I had partners, some friends of mine. We went along just fine, then we had a foot-and-mouth hunting ban, resulting in no income. Meanwhile I had secured a lease on forestry commission land and we moved over there, several hundred
However, today, after he has long gone, Lemco is one of the most wonderful, if not the best wildlife areas in our country and even possibly the whole SADC region. Instead of going broke with the cattle, his company could well have still been there.
With foot-and-mouth disease hunting bans and personality
After working for some years for the baron, I went to meet him in Belgium where he gave me shares in the Rosslyn Farms company in thanks for the work I had done for him. After seven years, the Smith government
When opportunity knocks
What a lucky break for my wife Carole and I (we were married in May 1969); we had our own lease and we had the required capital from our Rosslyn Farm shares. We got going in January 1974, and although we did well, we had the nagging worry that our lease would come to an end one day. In the
In 1987, my wife and I bought the Cawston Block ranch (32 000 acres / 12 666 hectares / 50 sections), quite cheaply in fact, because there were a lot of dissident problems resulting from the civil war in that area. We proceeded to develop the property. We first built a 6 000-acre paddock to introduce animals as fast as possible before anyone realised that there was actually a market for live game and, no doubt, the price would go up. The boundary fence of 52 km was also built in the shortest time possible. We built a proper village for the workers, from our own bricks and thatch. Then we upgraded our initial client facilities to the fabulous place it is today. When we had to service the thatch 22 years later, the costs for the camp alone were about the same as it were to build the whole place originally!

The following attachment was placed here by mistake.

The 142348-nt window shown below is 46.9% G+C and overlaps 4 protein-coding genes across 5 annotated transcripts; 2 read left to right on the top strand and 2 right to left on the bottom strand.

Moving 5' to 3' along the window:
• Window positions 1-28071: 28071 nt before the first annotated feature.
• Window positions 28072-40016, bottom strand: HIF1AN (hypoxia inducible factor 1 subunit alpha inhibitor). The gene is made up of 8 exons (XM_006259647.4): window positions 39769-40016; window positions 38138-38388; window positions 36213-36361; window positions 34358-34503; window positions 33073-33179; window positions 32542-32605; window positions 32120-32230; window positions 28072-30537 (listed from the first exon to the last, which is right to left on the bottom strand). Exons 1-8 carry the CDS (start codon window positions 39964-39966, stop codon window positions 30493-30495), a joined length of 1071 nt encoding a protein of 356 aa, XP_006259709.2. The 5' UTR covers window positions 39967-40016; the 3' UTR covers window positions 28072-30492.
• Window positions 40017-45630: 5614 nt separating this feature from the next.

We drilled boreholes and developed waterholes and now have 13 water holes that help to keep our large game- bird population expanding and growing. Most importantly though, I believe they keep the very dominant sable bulls apart and the sable population increasing. It is a problem keeping those waterholes full, mostly due to engine and pump breakdowns, and of course water that seeps into the ground. The drying and shrinkage of the black basalt soil also
My next project is to sort all that out. The temptation is to go the solar panel and solar pump way. It seems the obvious and the best way, but how does one stop the theft of the panels? Our radio relay mast has a full-time game scout camp to protect the solar panels from theft; however, it is not possible to do that on all the boreholes we have.
My beloved wife Carole died from cancer in 2008 when she was only 67 years old, while her mother died the next year at the age of 100. The best thing I ever achieved was persuading Carole to marry me. She gave up her plans for her future and wholeheartedly endorsed my plans and ideas. Our strong marriage and common vision ensured our successful future. Some of the bets at our wedding were that it was not possible for such a beautiful refined lady to stay married to such a rough diamond for very long. Well, it lasted 40 years.
I was so lucky in my lifetime to achieve what I did by following my dreams to see a viable wildlife industry path every time.